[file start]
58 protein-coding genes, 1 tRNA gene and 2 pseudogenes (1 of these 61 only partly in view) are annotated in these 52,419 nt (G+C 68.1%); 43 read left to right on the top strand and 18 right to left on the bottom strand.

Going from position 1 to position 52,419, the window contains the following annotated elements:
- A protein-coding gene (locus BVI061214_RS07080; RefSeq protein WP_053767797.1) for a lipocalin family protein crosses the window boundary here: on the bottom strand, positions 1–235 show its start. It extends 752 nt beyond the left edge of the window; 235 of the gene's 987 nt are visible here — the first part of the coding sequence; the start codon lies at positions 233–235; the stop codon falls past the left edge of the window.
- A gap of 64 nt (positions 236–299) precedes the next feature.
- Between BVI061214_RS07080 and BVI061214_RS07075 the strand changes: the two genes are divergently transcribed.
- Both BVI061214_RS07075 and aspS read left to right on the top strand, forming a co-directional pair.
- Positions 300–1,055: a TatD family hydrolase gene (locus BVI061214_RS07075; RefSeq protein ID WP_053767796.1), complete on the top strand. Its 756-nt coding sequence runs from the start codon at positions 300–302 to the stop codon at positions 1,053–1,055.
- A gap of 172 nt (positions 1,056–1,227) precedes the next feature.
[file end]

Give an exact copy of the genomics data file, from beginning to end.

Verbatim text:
58 protein-coding genes, 1 tRNA gene and 2 pseudogenes (1 of these 61 only partly in view) are annotated in these 52,419 nt (G+C 68.1%); 43 read left to right on the top strand and 18 right to left on the bottom strand.

Going from position 1 to position 52,419, the window contains the following annotated elements:
- A protein-coding gene (locus BVI061214_RS07080; RefSeq protein WP_053767797.1) for a lipocalin family protein crosses the window boundary here: on the bottom strand, positions 1–235 show its start. It extends 752 nt beyond the left edge of the window; 235 of the gene's 987 nt are visible here — the first part of the coding sequence; the start codon lies at positions 233–235; the stop codon falls past the left edge of the window.
- A gap of 64 nt (positions 236–299) precedes the next feature.
- Between BVI061214_RS07080 and BVI061214_RS07075 the strand changes: the two genes are divergently transcribed.
- Both BVI061214_RS07075 and aspS read left to right on the top strand, forming a co-directional pair.
- Positions 300–1,055: a TatD family hydrolase gene (locus BVI061214_RS07075; RefSeq protein ID WP_053767796.1), complete on the top strand. Its 756-nt coding sequence runs from the start codon at positions 300–302 to the stop codon at positions 1,053–1,055.
- A gap of 172 nt (positions 1,056–1,227) precedes the next feature.